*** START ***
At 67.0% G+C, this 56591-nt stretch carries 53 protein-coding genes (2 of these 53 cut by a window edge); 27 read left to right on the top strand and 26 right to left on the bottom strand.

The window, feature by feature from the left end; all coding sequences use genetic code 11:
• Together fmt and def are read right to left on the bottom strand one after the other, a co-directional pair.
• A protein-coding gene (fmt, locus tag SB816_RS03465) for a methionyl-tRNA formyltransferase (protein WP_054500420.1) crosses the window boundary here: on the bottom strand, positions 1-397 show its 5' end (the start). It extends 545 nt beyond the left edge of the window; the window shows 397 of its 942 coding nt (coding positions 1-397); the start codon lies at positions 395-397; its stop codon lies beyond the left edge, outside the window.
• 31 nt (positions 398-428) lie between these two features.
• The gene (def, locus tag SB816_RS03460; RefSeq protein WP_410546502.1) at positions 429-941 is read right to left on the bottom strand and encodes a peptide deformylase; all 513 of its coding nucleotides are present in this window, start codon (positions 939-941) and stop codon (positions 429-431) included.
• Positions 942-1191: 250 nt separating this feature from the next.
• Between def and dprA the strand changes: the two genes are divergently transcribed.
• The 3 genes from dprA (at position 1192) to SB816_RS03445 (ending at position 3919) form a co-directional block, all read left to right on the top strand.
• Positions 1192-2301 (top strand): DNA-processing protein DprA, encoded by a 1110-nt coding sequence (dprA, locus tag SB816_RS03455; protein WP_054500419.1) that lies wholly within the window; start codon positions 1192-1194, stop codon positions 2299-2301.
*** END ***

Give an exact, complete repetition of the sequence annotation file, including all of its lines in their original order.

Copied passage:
At 67.0% G+C, this 56591-nt stretch carries 53 protein-coding genes (2 of these 53 cut by a window edge); 27 read left to right on the top strand and 26 right to left on the bottom strand.

The window, feature by feature from the left end; all coding sequences use genetic code 11:
• Together fmt and def are read right to left on the bottom strand one after the other, a co-directional pair.
• A protein-coding gene (fmt, locus tag SB816_RS03465) for a methionyl-tRNA formyltransferase (protein WP_054500420.1) crosses the window boundary here: on the bottom strand, positions 1-397 show its 5' end (the start). It extends 545 nt beyond the left edge of the window; the window shows 397 of its 942 coding nt (coding positions 1-397); the start codon lies at positions 395-397; its stop codon lies beyond the left edge, outside the window.
• 31 nt (positions 398-428) lie between these two features.
• The gene (def, locus tag SB816_RS03460; RefSeq protein WP_410546502.1) at positions 429-941 is read right to left on the bottom strand and encodes a peptide deformylase; all 513 of its coding nucleotides are present in this window, start codon (positions 939-941) and stop codon (positions 429-431) included.
• Positions 942-1191: 250 nt separating this feature from the next.
• Between def and dprA the strand changes: the two genes are divergently transcribed.
• The 3 genes from dprA (at position 1192) to SB816_RS03445 (ending at position 3919) form a co-directional block, all read left to right on the top strand.
• Positions 1192-2301 (top strand): DNA-processing protein DprA, encoded by a 1110-nt coding sequence (dprA, locus tag SB816_RS03455; protein WP_054500419.1) that lies wholly within the window; start codon positions 1192-1194, stop codon positions 2299-2301.